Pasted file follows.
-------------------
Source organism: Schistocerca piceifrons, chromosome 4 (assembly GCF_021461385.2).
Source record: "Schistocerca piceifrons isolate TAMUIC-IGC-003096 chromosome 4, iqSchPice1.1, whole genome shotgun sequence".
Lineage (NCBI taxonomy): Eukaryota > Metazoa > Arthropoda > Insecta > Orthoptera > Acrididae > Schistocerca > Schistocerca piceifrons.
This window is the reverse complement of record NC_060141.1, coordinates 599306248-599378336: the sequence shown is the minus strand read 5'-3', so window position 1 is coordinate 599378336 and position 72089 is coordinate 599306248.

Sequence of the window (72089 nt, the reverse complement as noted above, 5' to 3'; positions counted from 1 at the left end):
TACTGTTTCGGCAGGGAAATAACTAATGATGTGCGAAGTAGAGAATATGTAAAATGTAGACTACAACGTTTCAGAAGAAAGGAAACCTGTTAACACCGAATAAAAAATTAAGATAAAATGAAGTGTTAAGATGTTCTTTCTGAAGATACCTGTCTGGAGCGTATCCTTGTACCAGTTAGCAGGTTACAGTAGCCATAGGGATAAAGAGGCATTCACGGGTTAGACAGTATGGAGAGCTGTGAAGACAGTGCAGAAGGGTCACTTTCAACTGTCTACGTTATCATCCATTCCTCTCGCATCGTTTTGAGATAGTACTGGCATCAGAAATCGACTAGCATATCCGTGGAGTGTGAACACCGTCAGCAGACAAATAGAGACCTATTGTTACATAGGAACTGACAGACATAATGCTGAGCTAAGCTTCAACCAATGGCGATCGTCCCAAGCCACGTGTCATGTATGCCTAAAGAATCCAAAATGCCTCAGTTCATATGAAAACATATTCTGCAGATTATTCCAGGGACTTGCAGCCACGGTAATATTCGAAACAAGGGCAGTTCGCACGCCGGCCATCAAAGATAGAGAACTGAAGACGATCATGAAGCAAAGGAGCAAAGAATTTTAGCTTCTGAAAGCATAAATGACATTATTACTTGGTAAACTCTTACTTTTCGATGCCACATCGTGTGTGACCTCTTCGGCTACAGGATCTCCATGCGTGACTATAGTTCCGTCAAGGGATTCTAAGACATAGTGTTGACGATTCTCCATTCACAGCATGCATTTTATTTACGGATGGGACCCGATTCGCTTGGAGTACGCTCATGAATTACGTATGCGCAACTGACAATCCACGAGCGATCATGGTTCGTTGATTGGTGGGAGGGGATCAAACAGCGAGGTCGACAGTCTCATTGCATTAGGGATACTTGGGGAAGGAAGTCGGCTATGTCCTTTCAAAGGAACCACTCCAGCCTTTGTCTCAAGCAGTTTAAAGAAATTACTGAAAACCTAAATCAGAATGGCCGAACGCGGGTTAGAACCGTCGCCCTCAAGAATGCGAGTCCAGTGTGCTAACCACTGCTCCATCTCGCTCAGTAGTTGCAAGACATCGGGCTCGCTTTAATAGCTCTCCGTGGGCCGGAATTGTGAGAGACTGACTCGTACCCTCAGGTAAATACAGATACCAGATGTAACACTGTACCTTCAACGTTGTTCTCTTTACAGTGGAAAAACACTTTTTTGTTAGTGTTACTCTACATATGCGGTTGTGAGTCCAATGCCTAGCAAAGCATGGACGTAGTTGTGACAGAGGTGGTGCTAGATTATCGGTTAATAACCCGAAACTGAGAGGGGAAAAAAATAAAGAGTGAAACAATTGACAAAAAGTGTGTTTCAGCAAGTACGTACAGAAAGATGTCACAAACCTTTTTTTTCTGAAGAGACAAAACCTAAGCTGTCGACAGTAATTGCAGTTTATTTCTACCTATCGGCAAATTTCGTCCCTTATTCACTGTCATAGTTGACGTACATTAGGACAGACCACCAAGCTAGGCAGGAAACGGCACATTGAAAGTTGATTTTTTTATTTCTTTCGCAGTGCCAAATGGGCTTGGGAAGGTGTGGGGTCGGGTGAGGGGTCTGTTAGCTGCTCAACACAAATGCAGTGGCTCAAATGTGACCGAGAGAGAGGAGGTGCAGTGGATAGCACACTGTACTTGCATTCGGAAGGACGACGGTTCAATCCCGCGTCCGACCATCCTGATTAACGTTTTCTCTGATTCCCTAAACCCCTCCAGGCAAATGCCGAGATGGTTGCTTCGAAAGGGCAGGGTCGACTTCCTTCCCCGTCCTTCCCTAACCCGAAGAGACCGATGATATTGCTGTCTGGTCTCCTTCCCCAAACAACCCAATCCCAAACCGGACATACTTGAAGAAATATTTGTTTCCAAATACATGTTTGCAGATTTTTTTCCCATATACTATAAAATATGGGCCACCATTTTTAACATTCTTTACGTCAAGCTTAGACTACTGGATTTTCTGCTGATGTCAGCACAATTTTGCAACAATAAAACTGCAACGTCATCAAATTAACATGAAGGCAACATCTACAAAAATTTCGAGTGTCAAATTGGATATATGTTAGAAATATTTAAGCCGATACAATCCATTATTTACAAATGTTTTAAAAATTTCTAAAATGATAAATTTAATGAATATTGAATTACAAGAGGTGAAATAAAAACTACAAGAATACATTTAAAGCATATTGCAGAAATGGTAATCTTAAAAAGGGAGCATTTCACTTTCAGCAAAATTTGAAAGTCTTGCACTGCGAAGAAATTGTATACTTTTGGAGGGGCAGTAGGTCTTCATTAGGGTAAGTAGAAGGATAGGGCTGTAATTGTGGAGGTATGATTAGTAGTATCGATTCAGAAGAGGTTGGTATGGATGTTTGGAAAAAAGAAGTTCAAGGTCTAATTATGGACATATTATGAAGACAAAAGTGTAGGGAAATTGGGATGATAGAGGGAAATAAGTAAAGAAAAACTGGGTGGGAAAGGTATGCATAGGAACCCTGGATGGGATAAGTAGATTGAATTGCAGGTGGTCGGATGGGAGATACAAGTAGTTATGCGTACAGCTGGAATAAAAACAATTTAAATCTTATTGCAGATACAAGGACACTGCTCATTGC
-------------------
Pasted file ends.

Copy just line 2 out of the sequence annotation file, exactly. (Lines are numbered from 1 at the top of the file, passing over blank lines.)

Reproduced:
Source record: "Schistocerca piceifrons isolate TAMUIC-IGC-003096 chromosome 4, iqSchPice1.1, whole genome shotgun sequence".